All About Respiratory Infections In Horses

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All About Respiratory Infections in Horses

Photo – © Monkey Business –

A horse is only as healthy as his lungs. With an athletic and diligent lifestyle, any horse commands a respiratory powerhouse that can deliver enough oxygen from the inhaled air to its powerful muscles. These muscles use oxygen to burn fuel from the horse’s food (carbohydrates and fats) and hence to produce energy. But when a respiratory disease ensues, an oxygen deficit can be a concern.

The presence of nasal discharges and a dry or moist cough renders breathing at a respiratory rate sufficient to meet the body’s demand of oxygen more difficult. Inflammation and narrowing of the airways that usually accompany the infection also compound the difficulty in breathing. The infection, either acute or chronic, limits the performance and activities of the horse and can cause exercise intolerance, loss of appetite, and depression.

All kinds of horses are at risk – whether it’s a sporting horse that frequently attends events or a docile pasture equine – although housing and activity are risk factors. Bacteria or viruses can strike at any time of the year too. What’s more, not all horses will manifest symptoms until the infection is already established. Note as well that some infections, such as the notorious equine influenza, are highly contagious and can affect both the upper and the lower respiratory tracts of horses. The spread of the illness within the same barn is also very possible.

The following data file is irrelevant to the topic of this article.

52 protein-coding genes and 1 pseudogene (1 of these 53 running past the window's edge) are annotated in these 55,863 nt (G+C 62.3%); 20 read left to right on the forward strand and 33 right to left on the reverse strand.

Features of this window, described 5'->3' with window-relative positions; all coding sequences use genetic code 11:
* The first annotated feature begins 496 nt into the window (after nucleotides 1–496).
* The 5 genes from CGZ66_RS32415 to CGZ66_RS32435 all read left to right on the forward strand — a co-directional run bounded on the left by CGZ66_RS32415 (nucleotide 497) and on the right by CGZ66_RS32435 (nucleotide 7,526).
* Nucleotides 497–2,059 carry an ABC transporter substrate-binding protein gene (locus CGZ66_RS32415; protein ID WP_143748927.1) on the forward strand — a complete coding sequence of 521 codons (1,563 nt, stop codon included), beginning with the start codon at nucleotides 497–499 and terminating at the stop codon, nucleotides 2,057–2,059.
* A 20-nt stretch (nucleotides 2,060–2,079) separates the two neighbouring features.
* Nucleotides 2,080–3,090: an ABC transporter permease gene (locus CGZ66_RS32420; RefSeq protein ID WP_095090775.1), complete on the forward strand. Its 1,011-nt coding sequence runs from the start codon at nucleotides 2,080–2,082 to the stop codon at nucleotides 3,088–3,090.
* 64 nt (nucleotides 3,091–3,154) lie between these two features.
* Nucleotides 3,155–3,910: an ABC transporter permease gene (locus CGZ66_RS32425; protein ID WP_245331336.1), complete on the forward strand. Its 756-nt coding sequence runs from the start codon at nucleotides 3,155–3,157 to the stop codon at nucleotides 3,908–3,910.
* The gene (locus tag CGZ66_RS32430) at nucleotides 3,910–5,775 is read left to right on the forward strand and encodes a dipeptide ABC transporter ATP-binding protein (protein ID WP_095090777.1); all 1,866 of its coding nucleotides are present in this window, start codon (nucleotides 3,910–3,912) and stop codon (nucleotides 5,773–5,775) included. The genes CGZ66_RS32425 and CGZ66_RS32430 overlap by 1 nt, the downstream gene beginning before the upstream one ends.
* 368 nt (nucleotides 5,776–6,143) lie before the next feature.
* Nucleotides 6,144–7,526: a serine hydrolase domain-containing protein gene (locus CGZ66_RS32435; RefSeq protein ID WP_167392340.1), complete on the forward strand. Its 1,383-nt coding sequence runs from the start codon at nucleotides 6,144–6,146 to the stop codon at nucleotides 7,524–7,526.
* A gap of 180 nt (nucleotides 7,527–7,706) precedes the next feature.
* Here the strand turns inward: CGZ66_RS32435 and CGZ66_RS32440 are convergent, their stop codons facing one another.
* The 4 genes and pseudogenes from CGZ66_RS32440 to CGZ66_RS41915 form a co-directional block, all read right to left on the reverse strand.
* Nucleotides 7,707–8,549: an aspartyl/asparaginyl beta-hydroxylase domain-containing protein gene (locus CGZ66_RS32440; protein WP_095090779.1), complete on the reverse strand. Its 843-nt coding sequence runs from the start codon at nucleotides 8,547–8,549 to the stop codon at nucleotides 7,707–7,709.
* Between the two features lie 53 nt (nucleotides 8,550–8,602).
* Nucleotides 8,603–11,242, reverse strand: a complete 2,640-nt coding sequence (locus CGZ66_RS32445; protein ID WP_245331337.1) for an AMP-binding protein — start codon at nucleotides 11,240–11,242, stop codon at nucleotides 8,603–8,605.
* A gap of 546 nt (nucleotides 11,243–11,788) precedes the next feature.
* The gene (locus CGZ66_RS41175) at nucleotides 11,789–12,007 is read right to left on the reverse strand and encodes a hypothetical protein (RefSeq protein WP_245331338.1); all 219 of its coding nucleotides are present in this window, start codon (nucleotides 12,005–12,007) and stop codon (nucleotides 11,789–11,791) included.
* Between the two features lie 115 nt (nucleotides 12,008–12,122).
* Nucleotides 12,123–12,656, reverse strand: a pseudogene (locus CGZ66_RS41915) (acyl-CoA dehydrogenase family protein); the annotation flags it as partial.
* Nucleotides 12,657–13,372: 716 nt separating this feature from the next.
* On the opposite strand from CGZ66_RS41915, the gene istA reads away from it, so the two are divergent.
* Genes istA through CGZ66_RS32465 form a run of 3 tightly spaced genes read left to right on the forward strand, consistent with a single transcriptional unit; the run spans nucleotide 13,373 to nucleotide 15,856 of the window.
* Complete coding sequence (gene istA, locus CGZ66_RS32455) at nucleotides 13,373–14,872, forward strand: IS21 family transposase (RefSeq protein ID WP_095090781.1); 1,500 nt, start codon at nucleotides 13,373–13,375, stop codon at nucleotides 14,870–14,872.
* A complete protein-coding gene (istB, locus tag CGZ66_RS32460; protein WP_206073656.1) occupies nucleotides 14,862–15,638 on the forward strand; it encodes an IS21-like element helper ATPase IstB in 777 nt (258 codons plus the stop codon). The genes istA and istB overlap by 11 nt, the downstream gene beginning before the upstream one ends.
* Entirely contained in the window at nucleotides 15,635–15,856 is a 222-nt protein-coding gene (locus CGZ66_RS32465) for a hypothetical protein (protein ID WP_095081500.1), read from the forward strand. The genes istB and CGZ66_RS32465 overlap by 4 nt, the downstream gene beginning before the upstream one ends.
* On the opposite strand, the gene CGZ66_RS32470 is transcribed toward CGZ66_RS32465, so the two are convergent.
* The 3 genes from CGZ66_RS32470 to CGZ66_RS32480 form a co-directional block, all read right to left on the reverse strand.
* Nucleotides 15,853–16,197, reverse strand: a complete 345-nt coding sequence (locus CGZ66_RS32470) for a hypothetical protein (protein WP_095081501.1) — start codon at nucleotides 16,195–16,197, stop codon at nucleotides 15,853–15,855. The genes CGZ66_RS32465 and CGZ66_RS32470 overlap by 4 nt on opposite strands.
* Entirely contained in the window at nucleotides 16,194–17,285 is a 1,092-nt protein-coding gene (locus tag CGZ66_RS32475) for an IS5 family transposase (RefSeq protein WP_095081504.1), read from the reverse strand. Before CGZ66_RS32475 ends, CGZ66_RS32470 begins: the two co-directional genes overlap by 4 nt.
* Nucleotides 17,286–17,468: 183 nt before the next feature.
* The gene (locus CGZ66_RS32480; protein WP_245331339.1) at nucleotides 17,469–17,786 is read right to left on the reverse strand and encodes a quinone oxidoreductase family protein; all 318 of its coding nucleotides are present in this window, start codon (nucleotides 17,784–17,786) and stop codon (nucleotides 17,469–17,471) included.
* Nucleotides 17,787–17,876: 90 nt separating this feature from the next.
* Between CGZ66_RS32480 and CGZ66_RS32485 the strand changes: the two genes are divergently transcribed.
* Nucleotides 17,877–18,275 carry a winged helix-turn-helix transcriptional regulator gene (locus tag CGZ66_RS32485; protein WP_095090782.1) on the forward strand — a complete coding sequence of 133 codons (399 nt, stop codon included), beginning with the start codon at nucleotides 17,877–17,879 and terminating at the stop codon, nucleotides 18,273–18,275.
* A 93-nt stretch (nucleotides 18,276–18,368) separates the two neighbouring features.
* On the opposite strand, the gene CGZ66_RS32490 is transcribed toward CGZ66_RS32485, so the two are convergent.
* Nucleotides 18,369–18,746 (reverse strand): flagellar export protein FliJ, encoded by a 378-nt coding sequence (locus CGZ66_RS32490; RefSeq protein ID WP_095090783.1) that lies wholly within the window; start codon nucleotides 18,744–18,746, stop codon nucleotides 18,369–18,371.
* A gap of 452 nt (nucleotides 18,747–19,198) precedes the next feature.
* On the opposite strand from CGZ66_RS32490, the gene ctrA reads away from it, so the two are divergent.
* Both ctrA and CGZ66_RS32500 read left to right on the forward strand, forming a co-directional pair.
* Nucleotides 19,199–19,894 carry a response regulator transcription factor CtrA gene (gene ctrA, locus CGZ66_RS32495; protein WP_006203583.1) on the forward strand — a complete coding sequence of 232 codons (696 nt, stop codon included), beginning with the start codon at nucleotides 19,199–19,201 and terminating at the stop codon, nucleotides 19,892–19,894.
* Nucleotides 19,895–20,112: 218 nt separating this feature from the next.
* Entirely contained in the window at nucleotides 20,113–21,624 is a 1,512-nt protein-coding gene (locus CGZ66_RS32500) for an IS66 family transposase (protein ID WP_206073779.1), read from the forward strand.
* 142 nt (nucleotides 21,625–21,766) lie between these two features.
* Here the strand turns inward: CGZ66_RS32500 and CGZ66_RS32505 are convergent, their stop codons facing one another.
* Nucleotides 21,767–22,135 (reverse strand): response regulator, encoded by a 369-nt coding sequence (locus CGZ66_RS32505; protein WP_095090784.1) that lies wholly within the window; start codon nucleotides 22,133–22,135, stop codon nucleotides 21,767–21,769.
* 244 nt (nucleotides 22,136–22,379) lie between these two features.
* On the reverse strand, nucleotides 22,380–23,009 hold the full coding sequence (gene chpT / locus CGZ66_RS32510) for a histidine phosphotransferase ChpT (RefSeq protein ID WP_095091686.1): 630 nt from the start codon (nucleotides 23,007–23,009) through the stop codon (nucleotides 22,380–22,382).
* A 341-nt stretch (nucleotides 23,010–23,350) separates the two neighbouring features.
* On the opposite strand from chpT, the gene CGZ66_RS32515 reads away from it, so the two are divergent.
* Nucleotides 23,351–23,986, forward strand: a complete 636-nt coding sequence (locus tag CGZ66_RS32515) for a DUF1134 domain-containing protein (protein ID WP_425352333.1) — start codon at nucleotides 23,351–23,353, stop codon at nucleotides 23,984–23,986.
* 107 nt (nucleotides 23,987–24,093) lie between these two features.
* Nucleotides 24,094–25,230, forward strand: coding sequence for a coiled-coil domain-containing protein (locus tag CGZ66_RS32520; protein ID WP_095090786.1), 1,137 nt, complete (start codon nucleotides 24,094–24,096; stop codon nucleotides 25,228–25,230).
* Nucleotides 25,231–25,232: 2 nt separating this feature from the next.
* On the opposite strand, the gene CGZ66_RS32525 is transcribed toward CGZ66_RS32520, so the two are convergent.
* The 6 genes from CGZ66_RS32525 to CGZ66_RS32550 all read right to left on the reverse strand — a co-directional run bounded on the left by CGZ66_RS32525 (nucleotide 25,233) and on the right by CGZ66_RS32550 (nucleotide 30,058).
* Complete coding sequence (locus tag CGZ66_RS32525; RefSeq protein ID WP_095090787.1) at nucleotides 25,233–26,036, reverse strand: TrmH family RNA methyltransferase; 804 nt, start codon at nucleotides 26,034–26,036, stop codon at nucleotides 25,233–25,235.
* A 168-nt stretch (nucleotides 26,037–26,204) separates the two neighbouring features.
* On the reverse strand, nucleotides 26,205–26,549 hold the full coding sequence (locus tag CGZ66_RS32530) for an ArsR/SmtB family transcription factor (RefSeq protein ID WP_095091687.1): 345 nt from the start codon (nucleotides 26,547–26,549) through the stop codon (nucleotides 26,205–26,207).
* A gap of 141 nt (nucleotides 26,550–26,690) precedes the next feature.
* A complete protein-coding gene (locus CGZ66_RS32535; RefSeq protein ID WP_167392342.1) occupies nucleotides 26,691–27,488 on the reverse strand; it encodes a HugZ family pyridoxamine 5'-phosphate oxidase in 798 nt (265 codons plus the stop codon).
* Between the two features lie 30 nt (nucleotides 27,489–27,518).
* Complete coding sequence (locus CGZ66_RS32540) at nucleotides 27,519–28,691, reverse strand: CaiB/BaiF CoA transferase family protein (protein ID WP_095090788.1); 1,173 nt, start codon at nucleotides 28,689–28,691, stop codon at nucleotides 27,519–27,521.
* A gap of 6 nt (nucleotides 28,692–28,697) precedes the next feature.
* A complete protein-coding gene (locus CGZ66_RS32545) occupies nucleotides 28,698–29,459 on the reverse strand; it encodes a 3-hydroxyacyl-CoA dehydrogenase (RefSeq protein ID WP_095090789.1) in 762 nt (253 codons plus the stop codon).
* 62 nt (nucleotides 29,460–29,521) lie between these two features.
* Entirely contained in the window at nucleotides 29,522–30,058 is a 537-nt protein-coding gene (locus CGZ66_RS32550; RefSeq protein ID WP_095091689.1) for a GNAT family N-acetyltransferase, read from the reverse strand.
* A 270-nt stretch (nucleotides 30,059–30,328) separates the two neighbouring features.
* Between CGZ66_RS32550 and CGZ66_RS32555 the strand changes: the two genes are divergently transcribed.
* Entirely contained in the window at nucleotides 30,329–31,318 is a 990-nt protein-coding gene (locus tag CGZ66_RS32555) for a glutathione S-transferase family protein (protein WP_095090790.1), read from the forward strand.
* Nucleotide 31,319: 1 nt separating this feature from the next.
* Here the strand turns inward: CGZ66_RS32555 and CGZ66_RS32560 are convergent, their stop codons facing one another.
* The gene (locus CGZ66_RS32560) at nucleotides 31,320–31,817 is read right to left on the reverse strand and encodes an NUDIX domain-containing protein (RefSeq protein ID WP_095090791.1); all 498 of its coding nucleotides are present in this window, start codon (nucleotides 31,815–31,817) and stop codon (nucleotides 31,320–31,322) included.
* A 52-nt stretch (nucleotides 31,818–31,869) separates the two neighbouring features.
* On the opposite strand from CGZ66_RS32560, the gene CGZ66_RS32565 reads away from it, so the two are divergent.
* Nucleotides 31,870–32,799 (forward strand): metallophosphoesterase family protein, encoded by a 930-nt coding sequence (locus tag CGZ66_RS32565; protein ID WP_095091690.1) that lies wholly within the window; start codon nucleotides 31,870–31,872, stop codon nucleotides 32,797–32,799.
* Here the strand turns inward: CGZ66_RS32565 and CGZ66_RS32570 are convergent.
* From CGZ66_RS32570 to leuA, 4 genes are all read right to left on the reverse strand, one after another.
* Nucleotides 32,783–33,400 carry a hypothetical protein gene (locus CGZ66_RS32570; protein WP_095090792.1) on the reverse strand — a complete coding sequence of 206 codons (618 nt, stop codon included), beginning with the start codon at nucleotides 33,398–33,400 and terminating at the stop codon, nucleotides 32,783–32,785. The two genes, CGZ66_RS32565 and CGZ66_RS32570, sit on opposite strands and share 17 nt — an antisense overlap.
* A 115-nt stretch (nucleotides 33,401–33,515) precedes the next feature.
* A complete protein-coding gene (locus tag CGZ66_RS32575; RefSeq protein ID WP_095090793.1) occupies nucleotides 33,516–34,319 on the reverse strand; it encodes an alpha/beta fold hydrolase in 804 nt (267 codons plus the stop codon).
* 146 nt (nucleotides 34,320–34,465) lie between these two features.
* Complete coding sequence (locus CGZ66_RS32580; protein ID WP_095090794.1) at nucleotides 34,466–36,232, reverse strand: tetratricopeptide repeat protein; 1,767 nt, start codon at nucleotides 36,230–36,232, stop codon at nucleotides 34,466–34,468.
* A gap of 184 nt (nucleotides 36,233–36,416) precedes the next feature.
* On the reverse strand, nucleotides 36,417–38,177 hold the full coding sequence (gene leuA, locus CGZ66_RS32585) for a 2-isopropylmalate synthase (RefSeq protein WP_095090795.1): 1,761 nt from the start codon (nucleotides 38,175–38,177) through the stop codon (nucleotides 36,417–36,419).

Treatment of respiratory infections generally revolves around the effective use of medications, particularly antibiotics, bronchodilators, and corticosteroids. Diet, rest, and supportive care also improve the horse’s condition and contribute to its return to a normal life.

For a comprehensive read on the primary causes of respiratory tract infection, treatment and monitoring of infected horses, medications, diet, etc., check out this article from EquiSearch:

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